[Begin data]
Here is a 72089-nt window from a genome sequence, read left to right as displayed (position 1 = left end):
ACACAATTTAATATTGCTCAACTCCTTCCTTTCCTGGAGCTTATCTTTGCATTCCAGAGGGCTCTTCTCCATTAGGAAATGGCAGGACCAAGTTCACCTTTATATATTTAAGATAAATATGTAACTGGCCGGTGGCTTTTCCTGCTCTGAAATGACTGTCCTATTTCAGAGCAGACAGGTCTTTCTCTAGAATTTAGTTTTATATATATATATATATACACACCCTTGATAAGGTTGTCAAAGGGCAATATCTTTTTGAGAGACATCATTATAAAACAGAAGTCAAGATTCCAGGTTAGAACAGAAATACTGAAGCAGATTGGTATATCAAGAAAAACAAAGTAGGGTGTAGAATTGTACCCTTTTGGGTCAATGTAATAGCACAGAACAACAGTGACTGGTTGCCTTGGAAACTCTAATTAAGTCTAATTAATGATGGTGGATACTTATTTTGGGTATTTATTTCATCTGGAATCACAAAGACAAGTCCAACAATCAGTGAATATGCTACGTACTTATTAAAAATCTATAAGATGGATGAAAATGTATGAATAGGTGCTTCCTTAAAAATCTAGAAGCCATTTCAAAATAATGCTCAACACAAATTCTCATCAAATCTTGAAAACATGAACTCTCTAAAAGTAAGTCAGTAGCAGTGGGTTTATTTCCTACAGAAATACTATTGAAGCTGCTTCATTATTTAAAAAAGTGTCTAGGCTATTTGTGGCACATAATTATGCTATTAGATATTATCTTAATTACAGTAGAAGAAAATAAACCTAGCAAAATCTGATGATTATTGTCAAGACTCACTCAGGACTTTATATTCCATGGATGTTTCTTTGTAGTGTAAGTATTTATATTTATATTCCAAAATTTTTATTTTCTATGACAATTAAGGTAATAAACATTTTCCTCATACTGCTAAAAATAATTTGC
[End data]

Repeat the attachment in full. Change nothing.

Here is a 72089-nt window from a genome sequence, read left to right as displayed (position 1 = left end):
ACACAATTTAATATTGCTCAACTCCTTCCTTTCCTGGAGCTTATCTTTGCATTCCAGAGGGCTCTTCTCCATTAGGAAATGGCAGGACCAAGTTCACCTTTATATATTTAAGATAAATATGTAACTGGCCGGTGGCTTTTCCTGCTCTGAAATGACTGTCCTATTTCAGAGCAGACAGGTCTTTCTCTAGAATTTAGTTTTATATATATATATATATACACACCCTTGATAAGGTTGTCAAAGGGCAATATCTTTTTGAGAGACATCATTATAAAACAGAAGTCAAGATTCCAGGTTAGAACAGAAATACTGAAGCAGATTGGTATATCAAGAAAAACAAAGTAGGGTGTAGAATTGTACCCTTTTGGGTCAATGTAATAGCACAGAACAACAGTGACTGGTTGCCTTGGAAACTCTAATTAAGTCTAATTAATGATGGTGGATACTTATTTTGGGTATTTATTTCATCTGGAATCACAAAGACAAGTCCAACAATCAGTGAATATGCTACGTACTTATTAAAAATCTATAAGATGGATGAAAATGTATGAATAGGTGCTTCCTTAAAAATCTAGAAGCCATTTCAAAATAATGCTCAACACAAATTCTCATCAAATCTTGAAAACATGAACTCTCTAAAAGTAAGTCAGTAGCAGTGGGTTTATTTCCTACAGAAATACTATTGAAGCTGCTTCATTATTTAAAAAAGTGTCTAGGCTATTTGTGGCACATAATTATGCTATTAGATATTATCTTAATTACAGTAGAAGAAAATAAACCTAGCAAAATCTGATGATTATTGTCAAGACTCACTCAGGACTTTATATTCCATGGATGTTTCTTTGTAGTGTAAGTATTTATATTTATATTCCAAAATTTTTATTTTCTATGACAATTAAGGTAATAAACATTTTCCTCATACTGCTAAAAATAATTTGC